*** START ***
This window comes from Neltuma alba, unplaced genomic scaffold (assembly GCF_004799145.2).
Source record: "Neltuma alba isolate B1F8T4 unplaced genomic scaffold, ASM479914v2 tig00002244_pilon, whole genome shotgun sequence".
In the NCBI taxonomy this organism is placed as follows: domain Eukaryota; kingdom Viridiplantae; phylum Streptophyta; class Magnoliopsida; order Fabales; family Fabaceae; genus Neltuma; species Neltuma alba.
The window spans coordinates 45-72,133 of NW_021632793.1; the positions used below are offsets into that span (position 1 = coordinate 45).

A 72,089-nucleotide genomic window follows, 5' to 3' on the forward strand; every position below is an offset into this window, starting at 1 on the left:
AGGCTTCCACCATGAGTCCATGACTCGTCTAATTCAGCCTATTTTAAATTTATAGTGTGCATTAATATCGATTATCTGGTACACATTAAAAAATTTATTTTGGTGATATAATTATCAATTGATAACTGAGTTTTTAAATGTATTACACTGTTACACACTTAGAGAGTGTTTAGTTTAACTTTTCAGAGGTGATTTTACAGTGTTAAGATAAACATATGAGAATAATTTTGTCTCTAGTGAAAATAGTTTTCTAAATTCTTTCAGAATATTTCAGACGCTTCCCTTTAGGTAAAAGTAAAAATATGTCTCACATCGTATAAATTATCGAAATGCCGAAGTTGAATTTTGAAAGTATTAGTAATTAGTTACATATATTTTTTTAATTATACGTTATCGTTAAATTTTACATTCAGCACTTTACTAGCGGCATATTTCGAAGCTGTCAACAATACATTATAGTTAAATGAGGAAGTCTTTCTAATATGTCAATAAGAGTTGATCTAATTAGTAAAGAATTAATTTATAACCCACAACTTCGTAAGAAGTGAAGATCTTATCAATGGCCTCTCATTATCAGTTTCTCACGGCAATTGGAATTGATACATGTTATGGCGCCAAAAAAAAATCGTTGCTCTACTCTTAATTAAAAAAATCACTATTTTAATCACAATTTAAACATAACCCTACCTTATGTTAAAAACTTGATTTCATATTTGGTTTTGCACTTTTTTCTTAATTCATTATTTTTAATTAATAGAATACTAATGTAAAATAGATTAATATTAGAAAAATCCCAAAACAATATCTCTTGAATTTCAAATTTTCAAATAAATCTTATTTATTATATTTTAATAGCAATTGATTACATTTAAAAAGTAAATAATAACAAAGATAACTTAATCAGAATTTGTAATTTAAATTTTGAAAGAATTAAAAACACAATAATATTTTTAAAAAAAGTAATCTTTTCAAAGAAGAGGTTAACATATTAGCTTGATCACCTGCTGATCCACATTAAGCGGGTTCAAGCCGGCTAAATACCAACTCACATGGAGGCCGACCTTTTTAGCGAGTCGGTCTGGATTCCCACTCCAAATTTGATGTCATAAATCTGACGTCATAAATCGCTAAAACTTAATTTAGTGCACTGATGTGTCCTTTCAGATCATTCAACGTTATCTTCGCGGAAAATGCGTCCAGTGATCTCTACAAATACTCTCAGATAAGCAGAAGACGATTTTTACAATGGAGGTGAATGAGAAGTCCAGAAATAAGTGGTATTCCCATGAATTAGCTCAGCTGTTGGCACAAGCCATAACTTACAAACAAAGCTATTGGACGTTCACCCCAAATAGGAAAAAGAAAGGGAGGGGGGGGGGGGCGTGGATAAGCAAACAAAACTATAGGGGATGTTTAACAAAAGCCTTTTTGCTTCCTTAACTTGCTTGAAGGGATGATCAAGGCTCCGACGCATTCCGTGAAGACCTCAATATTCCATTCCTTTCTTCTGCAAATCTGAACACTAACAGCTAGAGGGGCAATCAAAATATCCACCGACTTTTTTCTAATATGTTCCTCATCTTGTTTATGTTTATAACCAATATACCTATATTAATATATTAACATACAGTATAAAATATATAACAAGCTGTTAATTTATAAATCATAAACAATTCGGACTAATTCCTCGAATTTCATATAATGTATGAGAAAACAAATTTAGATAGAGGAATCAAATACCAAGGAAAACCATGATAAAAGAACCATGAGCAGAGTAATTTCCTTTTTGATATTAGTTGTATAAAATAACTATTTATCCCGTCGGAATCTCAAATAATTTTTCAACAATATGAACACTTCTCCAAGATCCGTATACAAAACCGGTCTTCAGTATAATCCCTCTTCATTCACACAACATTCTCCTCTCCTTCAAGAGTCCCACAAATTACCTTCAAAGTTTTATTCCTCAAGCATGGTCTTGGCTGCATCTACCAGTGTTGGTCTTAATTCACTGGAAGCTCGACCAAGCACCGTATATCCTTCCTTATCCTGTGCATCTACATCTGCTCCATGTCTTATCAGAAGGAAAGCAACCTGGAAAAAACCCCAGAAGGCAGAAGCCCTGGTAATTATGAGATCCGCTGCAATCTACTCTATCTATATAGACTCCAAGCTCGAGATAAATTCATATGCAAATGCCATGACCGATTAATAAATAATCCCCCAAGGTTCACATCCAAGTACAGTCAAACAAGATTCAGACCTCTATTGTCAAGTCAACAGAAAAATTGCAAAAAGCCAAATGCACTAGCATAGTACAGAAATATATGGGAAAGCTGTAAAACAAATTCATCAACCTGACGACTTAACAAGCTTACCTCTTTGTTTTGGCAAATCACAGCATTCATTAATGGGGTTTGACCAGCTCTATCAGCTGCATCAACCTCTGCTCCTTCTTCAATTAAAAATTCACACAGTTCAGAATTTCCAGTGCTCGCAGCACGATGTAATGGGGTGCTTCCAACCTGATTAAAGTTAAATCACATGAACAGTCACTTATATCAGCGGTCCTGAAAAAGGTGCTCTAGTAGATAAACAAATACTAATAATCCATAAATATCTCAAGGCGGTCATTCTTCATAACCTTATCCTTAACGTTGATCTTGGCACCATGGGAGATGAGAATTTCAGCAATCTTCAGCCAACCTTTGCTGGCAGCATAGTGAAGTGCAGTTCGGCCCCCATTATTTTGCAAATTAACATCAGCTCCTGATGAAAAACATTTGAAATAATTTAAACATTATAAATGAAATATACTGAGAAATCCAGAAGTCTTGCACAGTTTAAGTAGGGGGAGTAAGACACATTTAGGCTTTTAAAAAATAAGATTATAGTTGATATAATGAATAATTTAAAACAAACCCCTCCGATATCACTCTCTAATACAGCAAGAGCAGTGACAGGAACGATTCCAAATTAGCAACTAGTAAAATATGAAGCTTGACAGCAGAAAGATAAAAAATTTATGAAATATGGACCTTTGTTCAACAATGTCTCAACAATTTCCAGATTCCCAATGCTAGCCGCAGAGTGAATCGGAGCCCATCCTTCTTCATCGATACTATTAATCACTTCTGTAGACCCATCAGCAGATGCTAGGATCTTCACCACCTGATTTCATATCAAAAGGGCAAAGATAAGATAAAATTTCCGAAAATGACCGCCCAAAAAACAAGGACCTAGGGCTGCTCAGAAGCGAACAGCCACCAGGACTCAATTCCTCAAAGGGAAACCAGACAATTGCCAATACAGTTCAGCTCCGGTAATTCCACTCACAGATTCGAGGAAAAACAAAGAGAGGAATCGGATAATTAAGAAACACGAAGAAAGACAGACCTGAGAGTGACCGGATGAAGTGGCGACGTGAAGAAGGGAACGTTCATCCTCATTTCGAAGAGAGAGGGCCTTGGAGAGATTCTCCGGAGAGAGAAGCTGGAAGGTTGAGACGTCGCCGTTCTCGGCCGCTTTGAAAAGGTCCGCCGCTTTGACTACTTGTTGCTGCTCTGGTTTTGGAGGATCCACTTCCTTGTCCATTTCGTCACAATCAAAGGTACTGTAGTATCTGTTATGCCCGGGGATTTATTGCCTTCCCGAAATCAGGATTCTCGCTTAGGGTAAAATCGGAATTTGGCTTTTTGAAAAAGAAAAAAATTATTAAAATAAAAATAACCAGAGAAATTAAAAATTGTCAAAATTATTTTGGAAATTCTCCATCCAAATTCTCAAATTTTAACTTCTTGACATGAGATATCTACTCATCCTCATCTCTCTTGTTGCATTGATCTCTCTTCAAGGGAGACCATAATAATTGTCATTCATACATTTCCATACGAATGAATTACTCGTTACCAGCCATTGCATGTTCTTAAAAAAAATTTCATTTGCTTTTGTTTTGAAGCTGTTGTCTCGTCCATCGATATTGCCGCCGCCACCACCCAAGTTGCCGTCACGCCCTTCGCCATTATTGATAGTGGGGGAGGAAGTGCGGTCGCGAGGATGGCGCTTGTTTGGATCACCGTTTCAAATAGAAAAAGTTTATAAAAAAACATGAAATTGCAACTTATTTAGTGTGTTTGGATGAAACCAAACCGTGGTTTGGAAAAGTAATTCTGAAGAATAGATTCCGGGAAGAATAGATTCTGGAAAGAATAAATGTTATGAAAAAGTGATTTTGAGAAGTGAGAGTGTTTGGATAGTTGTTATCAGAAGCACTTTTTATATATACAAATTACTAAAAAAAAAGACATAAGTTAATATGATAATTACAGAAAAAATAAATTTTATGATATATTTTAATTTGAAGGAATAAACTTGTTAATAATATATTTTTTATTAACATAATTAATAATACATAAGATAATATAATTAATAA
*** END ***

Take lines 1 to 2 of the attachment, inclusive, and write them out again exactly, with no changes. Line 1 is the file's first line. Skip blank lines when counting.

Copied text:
This window comes from Neltuma alba, unplaced genomic scaffold (assembly GCF_004799145.2).
Source record: "Neltuma alba isolate B1F8T4 unplaced genomic scaffold, ASM479914v2 tig00002244_pilon, whole genome shotgun sequence".